From donating $10 to purchasing insecticide-treated bed nets to contributing money for anti-malarial drugs, Americans have focused their generosity lately on trying to help eradicate malaria — a disease that has plagued humans for more than 50,000 years and is still killing people in sub-Saharan Africa at the rate of about 2 people per minute. It takes its greatest toll on infants and young children, before they build up resistance. Taking a permanent bite out the plague requires a long term commitment by the world and mobilizing societies, not just donors or governments, to take it on.
The last thing donors want to do is to crowd out local efforts to manage malaria or to make domestic malaria programs weaker than they already are. But this is exactly what can happen when external resources transform malaria programs into costly goliaths tied to donor country purchases of medicines and supplies that could not be financed through domestic sources. Great care must be taken as donor countries ramp up their efforts to create incentives for receiving governments to increase their efforts, not to sit back and relax while others do the job.
There is no question that additional funds and new technologies are needed to reduce and even in some areas eliminate malaria, but that means donors need to get into malaria control seriously for the long term. Supporting interventions that save lives today can make those same people more vulnerable to the disease later if malaria comes roaring back. Responsible donors will be careful to increase support in a way that can be sustained, to make a long term commitment for their own support (for decades, not years), and listen carefully to recipient country professionals to judge better what programs can work and be sustained in local conditions.
Equally important, pluralistic and redundant systems for malaria treatment and prevention are critical to ensure that these efforts do not fail. Knowledge about malaria, how to control it, and responsibility to control it, needs to permeate society. Global and local businesses — which are a core part of work, leisure, and communities everywhere — must be mobilized to strengthen the fabric of the effort against malaria. Businesses have a self-interest in safeguarding the health of their workers. Businesses have shown through their initiatives to fight and treat HIV/AIDS in the workplace that they can play a positive role to keep employees healthy by educating them about malaria, making sure community and environmental services are organized to reduce the danger of malaria, and supporting adoption of new technologies through workplace benefits.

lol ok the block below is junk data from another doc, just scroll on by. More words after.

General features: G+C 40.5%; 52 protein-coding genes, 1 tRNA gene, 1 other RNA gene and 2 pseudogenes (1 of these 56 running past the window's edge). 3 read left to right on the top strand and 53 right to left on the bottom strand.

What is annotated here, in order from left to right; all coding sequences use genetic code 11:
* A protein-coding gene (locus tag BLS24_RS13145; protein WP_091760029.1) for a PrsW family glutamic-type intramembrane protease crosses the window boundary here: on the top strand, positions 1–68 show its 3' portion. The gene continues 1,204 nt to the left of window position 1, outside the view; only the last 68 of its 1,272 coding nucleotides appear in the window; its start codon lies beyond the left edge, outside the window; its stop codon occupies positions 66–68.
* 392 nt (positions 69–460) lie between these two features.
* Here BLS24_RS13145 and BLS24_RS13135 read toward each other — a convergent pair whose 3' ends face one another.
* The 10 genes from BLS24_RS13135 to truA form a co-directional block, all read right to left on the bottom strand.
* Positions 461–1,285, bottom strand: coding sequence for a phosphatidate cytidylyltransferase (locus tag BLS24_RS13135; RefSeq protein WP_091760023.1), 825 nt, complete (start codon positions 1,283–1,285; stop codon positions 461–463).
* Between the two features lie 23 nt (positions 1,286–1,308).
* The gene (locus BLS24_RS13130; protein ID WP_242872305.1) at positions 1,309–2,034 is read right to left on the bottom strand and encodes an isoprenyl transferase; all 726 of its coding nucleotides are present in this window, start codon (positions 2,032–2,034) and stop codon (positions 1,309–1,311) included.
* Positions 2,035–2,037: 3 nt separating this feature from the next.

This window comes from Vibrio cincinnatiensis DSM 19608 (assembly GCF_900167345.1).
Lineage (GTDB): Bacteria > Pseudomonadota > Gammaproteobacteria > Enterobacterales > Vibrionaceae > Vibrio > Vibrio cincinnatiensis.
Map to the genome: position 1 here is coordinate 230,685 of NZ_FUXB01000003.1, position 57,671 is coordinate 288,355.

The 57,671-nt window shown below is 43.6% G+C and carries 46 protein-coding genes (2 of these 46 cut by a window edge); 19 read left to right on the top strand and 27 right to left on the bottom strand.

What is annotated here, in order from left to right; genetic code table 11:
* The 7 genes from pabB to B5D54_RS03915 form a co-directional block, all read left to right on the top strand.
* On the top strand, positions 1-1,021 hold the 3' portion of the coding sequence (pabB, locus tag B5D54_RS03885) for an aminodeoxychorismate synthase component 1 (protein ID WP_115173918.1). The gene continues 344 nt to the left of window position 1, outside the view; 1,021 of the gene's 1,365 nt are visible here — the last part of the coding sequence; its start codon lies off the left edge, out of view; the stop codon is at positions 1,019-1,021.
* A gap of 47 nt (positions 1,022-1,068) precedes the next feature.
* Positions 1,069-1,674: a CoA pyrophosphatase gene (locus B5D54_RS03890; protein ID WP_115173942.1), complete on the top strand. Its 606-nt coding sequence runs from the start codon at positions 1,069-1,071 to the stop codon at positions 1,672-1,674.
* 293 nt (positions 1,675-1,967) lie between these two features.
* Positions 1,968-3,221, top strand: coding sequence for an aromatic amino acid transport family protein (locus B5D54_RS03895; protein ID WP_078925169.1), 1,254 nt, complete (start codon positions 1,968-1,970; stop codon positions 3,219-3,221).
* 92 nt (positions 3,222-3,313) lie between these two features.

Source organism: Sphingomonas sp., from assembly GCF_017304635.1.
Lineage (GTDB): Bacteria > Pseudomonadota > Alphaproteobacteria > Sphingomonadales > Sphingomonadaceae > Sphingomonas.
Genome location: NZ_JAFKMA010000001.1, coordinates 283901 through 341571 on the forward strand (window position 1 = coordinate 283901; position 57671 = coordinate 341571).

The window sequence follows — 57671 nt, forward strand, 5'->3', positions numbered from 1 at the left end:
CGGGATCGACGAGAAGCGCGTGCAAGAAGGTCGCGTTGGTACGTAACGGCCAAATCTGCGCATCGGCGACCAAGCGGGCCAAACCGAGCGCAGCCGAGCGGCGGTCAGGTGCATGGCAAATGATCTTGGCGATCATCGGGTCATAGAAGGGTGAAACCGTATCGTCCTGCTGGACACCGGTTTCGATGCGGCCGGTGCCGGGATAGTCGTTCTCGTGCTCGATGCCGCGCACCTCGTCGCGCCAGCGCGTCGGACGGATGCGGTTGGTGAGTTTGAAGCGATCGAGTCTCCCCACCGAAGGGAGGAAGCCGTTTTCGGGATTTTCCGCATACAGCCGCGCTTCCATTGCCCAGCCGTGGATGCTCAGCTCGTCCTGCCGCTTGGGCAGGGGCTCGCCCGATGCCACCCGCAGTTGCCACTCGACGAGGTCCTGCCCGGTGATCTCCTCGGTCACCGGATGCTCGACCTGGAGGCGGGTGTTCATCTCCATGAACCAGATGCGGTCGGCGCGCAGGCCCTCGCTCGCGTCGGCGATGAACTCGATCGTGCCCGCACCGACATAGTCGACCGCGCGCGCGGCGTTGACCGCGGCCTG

Businesses can also go beyond their workers to contribute their core competencies on a pro bono basis — such as transportation or advertising, for example — to reach beyond the workplace and support enlightened and effective public policies. It is just a matter of getting them involved and ending the idea that donors or a paternalistic government can or should solve the problem alone.
On malaria as well as so many other developmental problems, there may be a silver bullet out there, like a vaccine that will end it once and for all. However, until that happens, success will depend on supporting individuals and communities to manage the problem and keep people healthy. The size of the bite that can be taken out of malaria depends on funding, for sure, but just as much on how predictable are the increased external funds, how well new efforts fit into the local environment, and to what degree all of society is mobilized to take on the challenge.
Brookings recently hosted a private sector forum with GBC to discuss the corporate response to malaria.